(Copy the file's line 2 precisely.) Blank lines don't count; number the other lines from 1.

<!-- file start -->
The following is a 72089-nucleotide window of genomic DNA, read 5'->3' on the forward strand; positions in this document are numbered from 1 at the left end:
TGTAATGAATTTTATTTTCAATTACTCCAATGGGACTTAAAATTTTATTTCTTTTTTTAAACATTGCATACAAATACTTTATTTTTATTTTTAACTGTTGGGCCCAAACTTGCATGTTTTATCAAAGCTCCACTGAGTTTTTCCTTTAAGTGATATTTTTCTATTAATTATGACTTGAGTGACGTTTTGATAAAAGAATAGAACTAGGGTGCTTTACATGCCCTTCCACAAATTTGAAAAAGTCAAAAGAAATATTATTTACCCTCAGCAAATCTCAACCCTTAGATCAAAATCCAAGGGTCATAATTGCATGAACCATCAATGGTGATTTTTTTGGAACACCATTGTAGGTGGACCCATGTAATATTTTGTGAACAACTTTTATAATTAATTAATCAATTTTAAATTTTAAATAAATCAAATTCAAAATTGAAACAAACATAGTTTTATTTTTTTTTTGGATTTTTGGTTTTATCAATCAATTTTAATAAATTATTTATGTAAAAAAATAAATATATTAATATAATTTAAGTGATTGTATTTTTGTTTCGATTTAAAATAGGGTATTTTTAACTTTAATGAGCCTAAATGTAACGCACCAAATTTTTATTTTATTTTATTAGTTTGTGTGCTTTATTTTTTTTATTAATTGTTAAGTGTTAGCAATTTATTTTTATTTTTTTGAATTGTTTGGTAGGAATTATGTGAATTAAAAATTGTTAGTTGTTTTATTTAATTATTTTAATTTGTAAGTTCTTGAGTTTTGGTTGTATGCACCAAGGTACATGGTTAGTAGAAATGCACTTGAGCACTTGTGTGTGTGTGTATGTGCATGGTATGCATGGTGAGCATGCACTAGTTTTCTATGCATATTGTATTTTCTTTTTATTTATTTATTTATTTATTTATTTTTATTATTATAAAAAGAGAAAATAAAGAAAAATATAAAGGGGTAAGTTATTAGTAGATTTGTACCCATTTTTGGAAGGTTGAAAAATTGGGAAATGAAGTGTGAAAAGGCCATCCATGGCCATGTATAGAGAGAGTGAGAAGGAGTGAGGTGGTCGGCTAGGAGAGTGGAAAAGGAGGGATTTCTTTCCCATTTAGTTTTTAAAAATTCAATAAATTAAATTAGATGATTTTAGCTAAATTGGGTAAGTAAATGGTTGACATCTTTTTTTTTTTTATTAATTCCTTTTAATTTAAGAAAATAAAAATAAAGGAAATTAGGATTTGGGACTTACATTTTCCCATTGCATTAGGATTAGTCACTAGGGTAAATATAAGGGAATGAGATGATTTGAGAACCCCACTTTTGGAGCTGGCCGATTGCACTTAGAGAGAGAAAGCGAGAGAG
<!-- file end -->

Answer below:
TGTAATGAATTTTATTTTCAATTACTCCAATGGGACTTAAAATTTTATTTCTTTTTTTAAACATTGCATACAAATACTTTATTTTTATTTTTAACTGTTGGGCCCAAACTTGCATGTTTTATCAAAGCTCCACTGAGTTTTTCCTTTAAGTGATATTTTTCTATTAATTATGACTTGAGTGACGTTTTGATAAAAGAATAGAACTAGGGTGCTTTACATGCCCTTCCACAAATTTGAAAAAGTCAAAAGAAATATTATTTACCCTCAGCAAATCTCAACCCTTAGATCAAAATCCAAGGGTCATAATTGCATGAACCATCAATGGTGATTTTTTTGGAACACCATTGTAGGTGGACCCATGTAATATTTTGTGAACAACTTTTATAATTAATTAATCAATTTTAAATTTTAAATAAATCAAATTCAAAATTGAAACAAACATAGTTTTATTTTTTTTTTGGATTTTTGGTTTTATCAATCAATTTTAATAAATTATTTATGTAAAAAAATAAATATATTAATATAATTTAAGTGATTGTATTTTTGTTTCGATTTAAAATAGGGTATTTTTAACTTTAATGAGCCTAAATGTAACGCACCAAATTTTTATTTTATTTTATTAGTTTGTGTGCTTTATTTTTTTTATTAATTGTTAAGTGTTAGCAATTTATTTTTATTTTTTTGAATTGTTTGGTAGGAATTATGTGAATTAAAAATTGTTAGTTGTTTTATTTAATTATTTTAATTTGTAAGTTCTTGAGTTTTGGTTGTATGCACCAAGGTACATGGTTAGTAGAAATGCACTTGAGCACTTGTGTGTGTGTGTATGTGCATGGTATGCATGGTGAGCATGCACTAGTTTTCTATGCATATTGTATTTTCTTTTTATTTATTTATTTATTTATTTATTTTTATTATTATAAAAAGAGAAAATAAAGAAAAATATAAAGGGGTAAGTTATTAGTAGATTTGTACCCATTTTTGGAAGGTTGAAAAATTGGGAAATGAAGTGTGAAAAGGCCATCCATGGCCATGTATAGAGAGAGTGAGAAGGAGTGAGGTGGTCGGCTAGGAGAGTGGAAAAGGAGGGATTTCTTTCCCATTTAGTTTTTAAAAATTCAATAAATTAAATTAGATGATTTTAGCTAAATTGGGTAAGTAAATGGTTGACATCTTTTTTTTTTTTATTAATTCCTTTTAATTTAAGAAAATAAAAATAAAGGAAATTAGGATTTGGGACTTACATTTTCCCATTGCATTAGGATTAGTCACTAGGGTAAATATAAGGGAATGAGATGATTTGAGAACCCCACTTTTGGAGCTGGCCGATTGCACTTAGAGAGAGAAAGCGAGAGAG